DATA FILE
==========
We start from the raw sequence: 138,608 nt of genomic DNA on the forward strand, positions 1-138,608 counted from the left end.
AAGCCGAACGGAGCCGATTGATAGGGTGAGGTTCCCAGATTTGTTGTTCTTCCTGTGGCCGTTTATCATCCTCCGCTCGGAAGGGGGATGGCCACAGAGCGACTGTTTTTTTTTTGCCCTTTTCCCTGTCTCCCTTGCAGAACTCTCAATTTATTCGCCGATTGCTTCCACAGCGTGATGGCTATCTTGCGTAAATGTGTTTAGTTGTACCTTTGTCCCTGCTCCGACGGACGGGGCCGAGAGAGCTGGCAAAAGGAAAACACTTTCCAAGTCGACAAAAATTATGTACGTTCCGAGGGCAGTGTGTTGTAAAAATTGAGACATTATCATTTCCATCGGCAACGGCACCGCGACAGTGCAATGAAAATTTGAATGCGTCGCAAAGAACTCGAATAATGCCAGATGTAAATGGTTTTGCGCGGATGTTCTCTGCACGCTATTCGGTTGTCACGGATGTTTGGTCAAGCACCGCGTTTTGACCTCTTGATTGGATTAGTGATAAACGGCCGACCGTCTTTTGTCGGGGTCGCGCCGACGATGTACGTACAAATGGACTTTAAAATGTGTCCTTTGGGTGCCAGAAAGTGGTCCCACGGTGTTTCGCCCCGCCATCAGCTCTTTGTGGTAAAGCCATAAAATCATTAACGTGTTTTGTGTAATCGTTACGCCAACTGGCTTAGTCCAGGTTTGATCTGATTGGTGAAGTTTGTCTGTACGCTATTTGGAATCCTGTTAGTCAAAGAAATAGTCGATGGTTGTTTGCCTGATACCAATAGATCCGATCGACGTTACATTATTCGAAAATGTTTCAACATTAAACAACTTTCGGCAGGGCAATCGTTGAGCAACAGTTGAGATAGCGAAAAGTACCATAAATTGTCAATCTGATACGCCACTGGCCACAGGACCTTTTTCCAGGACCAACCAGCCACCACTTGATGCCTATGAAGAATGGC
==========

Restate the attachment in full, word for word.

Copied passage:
We start from the raw sequence: 138,608 nt of genomic DNA on the forward strand, positions 1-138,608 counted from the left end.
AAGCCGAACGGAGCCGATTGATAGGGTGAGGTTCCCAGATTTGTTGTTCTTCCTGTGGCCGTTTATCATCCTCCGCTCGGAAGGGGGATGGCCACAGAGCGACTGTTTTTTTTTTGCCCTTTTCCCTGTCTCCCTTGCAGAACTCTCAATTTATTCGCCGATTGCTTCCACAGCGTGATGGCTATCTTGCGTAAATGTGTTTAGTTGTACCTTTGTCCCTGCTCCGACGGACGGGGCCGAGAGAGCTGGCAAAAGGAAAACACTTTCCAAGTCGACAAAAATTATGTACGTTCCGAGGGCAGTGTGTTGTAAAAATTGAGACATTATCATTTCCATCGGCAACGGCACCGCGACAGTGCAATGAAAATTTGAATGCGTCGCAAAGAACTCGAATAATGCCAGATGTAAATGGTTTTGCGCGGATGTTCTCTGCACGCTATTCGGTTGTCACGGATGTTTGGTCAAGCACCGCGTTTTGACCTCTTGATTGGATTAGTGATAAACGGCCGACCGTCTTTTGTCGGGGTCGCGCCGACGATGTACGTACAAATGGACTTTAAAATGTGTCCTTTGGGTGCCAGAAAGTGGTCCCACGGTGTTTCGCCCCGCCATCAGCTCTTTGTGGTAAAGCCATAAAATCATTAACGTGTTTTGTGTAATCGTTACGCCAACTGGCTTAGTCCAGGTTTGATCTGATTGGTGAAGTTTGTCTGTACGCTATTTGGAATCCTGTTAGTCAAAGAAATAGTCGATGGTTGTTTGCCTGATACCAATAGATCCGATCGACGTTACATTATTCGAAAATGTTTCAACATTAAACAACTTTCGGCAGGGCAATCGTTGAGCAACAGTTGAGATAGCGAAAAGTACCATAAATTGTCAATCTGATACGCCACTGGCCACAGGACCTTTTTCCAGGACCAACCAGCCACCACTTGATGCCTATGAAGAATGGC